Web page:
So much so that IBM’s founding executive Thomas Watson accepted a medal from Hitler. The medal was created for “honoring foreign nationals who have made themselves deserving of the German Reich.” (After Hitler invaded Poland, though, Watson returned the medal.)
At the very same time, IBM was moving to ensure the rogue manager was outflanked and neutralized to maintain its business in Germany. The company moved with the same intensity to retrieve property after the war when a new regime came in. Market share was its top priority.
Ideological affinity is another matter.
For this, I need to cite my study of the Ford Motor Company.
The public knows about the antisemitic and fascist arguments Henry Ford printed in the Dearborn Independent. But the public doesn’t know about how differently he treated subsidiaries in Britain and Germany.
In the first couple years of the Nazi regime, Germany was in the throes of the Great Depression. Henry Ford was known as a stickler about money in some respects but he liked funding scientific research. In essence, he wrote a blank check for Ford-Werke (Ford Germany).
Germany could buy all the equipment they needed. It didn’t matter to Ford whether it operated at a loss. Within a few years, Ford-Werke was making vehicles for Germany’s military. By the late 1930s, the company was making everything from barges to early missile parts.
Meanwhile, Ford had a plant in Dagenham in Britain.
Even before the blitz started (the Luftwaffe bombing of London, etc.), the British government begged Ford to ramp up military production.
Ford was on Hitler’s side?
In several public interviews, Henry Ford claimed that he cared only about “peace” and that he was against military production.
Based on what we know about the Ford-Werke plants, we know this was a flat lie. Documents show Henry Ford meeting with Nazi officials. There’s no way he didn’t know Ford-Werke was supplying Germany.
Eventually, public pressure rose high enough to give the British what they wanted. Ford relented, but only after complaining about it.
There’s ample evidence, unsurprisingly, of Ford’s affinity for the Nazis. There’s evidence of his willingness to use Ford-Werke to supply them.
I wouldn’t be surprised if the Kochs feel similarly.
To add contrast, I could give you one more case study.
Coca Cola was involved with the Nazis.
I spent months looking at records from the US embassy in Germany. The US had a commercial attaché office there. Records show how the US government viewed US-Nazi business. I digitized a lot of them.
The closest I came to a “smoking gun” was a memorandum I found from September 1939 – which is, of course, the month and year in which Germany invaded Poland, starting World War II in Europe.
The memo from Coke was written in a jubilant tone.
It said that Coke had airlifted thousands of bottles of the soft drink to German troops on the Polish frontier – a great feat of logistics.
Furthermore, such an action was meant to ingratiate themselves with the Nazi regime, so the company might get better allotments of raw materials, like sugar, for its German production facilities.
The comparison I’m trying to make is that Coca Cola was acting like a junior partner noodging for attention, whereas Ford (and perhaps the Kochs, too) appear to be connected ideologically to regime leaders.
So Koch Industries is probably driven by competition for greater market share in Russia. That it doesn’t mind fascists is a bonus.
And as far as Koch Industries is concerned, laminated glass (the product made in Russia) certainly has potential military implications.
For whose military?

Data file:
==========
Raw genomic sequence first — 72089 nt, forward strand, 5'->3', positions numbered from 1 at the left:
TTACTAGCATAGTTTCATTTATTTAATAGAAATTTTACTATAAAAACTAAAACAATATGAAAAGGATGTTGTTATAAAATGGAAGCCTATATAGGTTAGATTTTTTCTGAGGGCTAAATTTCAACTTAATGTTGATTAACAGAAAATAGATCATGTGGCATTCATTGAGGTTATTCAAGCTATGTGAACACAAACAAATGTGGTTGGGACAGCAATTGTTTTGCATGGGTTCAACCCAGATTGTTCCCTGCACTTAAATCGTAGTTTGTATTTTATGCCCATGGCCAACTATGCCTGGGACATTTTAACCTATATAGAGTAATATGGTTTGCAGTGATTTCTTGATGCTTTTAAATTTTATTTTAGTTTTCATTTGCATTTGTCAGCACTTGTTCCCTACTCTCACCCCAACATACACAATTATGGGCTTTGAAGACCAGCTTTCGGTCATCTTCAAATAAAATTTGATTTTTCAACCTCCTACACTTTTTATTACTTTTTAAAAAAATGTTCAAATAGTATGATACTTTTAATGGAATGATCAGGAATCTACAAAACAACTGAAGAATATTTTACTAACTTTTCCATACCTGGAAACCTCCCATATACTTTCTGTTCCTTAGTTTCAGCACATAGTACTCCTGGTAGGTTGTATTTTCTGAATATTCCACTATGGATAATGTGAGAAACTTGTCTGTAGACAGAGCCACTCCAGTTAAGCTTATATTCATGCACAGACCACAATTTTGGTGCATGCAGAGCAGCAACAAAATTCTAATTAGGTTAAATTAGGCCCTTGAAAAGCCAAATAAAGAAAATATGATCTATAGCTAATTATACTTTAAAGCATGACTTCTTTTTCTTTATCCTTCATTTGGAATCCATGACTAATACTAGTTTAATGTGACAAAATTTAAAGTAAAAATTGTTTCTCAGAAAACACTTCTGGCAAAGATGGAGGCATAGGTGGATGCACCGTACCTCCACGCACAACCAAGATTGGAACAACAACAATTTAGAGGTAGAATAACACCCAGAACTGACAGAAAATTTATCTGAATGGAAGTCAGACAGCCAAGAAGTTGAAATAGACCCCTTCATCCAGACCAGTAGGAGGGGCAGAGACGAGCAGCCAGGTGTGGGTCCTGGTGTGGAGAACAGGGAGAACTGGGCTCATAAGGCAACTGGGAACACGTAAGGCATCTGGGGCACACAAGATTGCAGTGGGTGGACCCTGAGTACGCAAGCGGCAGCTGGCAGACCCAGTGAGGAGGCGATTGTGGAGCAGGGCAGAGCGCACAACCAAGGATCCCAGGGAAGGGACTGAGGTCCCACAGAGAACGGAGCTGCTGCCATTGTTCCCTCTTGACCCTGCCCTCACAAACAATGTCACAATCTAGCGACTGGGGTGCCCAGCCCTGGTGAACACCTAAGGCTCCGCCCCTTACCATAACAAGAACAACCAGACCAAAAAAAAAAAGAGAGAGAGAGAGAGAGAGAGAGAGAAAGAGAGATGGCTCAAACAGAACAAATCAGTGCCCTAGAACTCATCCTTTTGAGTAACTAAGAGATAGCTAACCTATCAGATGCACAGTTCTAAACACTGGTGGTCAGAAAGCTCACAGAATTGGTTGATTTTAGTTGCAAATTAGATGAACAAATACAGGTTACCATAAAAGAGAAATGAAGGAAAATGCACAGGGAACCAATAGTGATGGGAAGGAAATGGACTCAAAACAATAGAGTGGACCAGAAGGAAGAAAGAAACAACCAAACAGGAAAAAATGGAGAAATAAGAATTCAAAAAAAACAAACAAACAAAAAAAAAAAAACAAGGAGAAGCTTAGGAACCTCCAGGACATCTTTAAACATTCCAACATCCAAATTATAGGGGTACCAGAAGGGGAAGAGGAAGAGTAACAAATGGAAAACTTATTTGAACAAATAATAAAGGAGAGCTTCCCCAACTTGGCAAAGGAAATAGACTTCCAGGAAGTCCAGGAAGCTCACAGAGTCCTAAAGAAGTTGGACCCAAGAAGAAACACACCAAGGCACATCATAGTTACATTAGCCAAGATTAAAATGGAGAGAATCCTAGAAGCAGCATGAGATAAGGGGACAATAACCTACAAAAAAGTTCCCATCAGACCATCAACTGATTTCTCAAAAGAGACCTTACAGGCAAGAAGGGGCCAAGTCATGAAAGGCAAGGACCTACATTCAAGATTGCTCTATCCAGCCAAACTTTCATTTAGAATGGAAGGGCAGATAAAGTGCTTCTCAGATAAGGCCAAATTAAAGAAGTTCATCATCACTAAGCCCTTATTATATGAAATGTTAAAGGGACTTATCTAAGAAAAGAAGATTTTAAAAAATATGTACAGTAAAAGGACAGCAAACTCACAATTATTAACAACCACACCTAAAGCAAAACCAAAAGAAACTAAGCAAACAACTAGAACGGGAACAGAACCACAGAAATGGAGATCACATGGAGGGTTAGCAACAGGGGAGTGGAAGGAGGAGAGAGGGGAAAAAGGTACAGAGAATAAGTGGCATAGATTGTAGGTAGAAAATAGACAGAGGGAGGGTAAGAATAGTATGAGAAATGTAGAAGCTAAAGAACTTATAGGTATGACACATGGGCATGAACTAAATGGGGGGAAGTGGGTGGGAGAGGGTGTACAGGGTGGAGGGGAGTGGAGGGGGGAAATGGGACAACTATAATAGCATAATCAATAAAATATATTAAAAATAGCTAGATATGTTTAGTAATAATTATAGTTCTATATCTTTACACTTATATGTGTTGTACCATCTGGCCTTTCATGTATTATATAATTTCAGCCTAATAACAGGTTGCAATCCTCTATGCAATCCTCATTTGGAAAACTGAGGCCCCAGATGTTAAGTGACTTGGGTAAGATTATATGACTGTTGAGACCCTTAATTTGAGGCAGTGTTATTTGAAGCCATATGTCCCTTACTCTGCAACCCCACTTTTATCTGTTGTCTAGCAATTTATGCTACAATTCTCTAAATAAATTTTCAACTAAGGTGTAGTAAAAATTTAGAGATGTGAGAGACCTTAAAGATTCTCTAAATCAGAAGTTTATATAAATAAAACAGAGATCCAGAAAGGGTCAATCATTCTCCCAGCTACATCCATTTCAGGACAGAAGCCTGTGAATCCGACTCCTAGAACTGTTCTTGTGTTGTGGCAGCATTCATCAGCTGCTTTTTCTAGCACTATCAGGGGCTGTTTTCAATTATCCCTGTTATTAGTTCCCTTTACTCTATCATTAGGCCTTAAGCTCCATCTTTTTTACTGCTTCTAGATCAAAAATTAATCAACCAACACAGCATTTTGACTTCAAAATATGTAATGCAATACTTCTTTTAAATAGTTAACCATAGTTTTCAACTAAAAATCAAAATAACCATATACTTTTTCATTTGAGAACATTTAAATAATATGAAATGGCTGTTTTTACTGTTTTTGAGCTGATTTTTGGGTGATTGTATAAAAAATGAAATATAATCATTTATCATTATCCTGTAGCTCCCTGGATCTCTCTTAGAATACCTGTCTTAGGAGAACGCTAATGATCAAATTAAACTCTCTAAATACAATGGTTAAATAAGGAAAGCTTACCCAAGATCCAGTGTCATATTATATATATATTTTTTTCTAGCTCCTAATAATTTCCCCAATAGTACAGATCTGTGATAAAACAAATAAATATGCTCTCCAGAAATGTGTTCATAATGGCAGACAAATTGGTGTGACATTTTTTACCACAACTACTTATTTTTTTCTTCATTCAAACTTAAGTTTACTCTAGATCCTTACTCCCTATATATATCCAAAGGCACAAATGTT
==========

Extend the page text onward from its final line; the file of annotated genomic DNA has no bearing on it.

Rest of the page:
Koch subsidiary Guardian “has two glass production plants that operate in Russia. One facility is in Ryazan, Russia, about 120 miles southeast of Moscow. The company added ‘a new jumbo laminated glass production line’ to that facility in August 2021.” Is that right?
According to Judd Legum, yes.
Are you saying current conditions in Russia with respect to Koch look like past conditions in Germany with respect to IBM, Ford and Coke? When US industrialists were making stuff for the enemy?
Yes, it does look like that to me. As you know, we have a saying in my neck of the woods: “Every time history repeats, the price goes up.”
It doesn’t look like the sunk cost fallacy to me. Goldman Sachs is leaving while Koch stays in? That reminds me of GM, Ford and IBM.
Germany was underestimated. Poland had a big army, but Germany was good at the lightning attack, the Blitzkrieg. This’ll burn ya:
What we’re seeing now with the failure of the Russian military forces to overwhelm Ukrainian military forces underscores one of the most important aspects of a successful Blitzkrieg: good logistics.
Germany had that thanks to the legion of General Motors trucks manufactured at the Opel plant, which GM bought in 1928. Not to put too fine a point on it, but the vehicle was called the “Blitz.”
Russia doesn’t have a GM (Opel) Blitz truck. If it had that (or something similar), things might be a whole heck of a lot different right now.
Fortunately, Koch seems to be the outlier rather than the rule. Perhaps the corporate world has learned something from history, after all.
What is laminated glass good for, militarily speaking?
It’s good for military vehicles, especially for those Armored Personnel Carriers that we see the Ukranians blowing the shit out of.
My expertise is, of course, on American companies making military hardware in Germany 80 years ago, but this looks and feels familiar.
From a historian’s view, these facts are familiar.
Remember, IBM, Coke and Ford operated at a loss. They hoped profits would come from the spoils of war, but they never did.
Instead, the money stayed locked up in bank accounts. Factories were damaged or destroyed by bombings. Property was stolen or missing.
By the time their executives accessed their German accounts in the aftermath, it was all in the denomination of a defeated regime.
Lesson: don’t do business with fascists?
John Stoehr is the editor of the Editorial Board. He writes the daily edition. Find him @johnastoehr.